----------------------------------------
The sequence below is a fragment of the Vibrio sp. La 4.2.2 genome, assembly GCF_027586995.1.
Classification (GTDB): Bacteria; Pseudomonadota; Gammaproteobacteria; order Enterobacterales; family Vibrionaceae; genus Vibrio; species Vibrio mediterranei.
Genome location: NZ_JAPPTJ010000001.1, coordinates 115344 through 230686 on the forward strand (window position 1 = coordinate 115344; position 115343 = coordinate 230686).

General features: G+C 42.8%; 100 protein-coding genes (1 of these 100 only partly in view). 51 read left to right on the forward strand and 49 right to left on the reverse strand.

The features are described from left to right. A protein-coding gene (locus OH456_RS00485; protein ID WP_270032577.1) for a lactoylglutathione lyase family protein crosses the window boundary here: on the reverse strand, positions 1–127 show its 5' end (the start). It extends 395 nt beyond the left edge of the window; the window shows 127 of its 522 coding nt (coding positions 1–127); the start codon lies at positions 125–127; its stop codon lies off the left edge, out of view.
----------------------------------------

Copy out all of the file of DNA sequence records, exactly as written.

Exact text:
The sequence below is a fragment of the Vibrio sp. La 4.2.2 genome, assembly GCF_027586995.1.
Classification (GTDB): Bacteria; Pseudomonadota; Gammaproteobacteria; order Enterobacterales; family Vibrionaceae; genus Vibrio; species Vibrio mediterranei.
Genome location: NZ_JAPPTJ010000001.1, coordinates 115344 through 230686 on the forward strand (window position 1 = coordinate 115344; position 115343 = coordinate 230686).

General features: G+C 42.8%; 100 protein-coding genes (1 of these 100 only partly in view). 51 read left to right on the forward strand and 49 right to left on the reverse strand.

The features are described from left to right. A protein-coding gene (locus OH456_RS00485; protein ID WP_270032577.1) for a lactoylglutathione lyase family protein crosses the window boundary here: on the reverse strand, positions 1–127 show its 5' end (the start). It extends 395 nt beyond the left edge of the window; the window shows 127 of its 522 coding nt (coding positions 1–127); the start codon lies at positions 125–127; its stop codon lies off the left edge, out of view.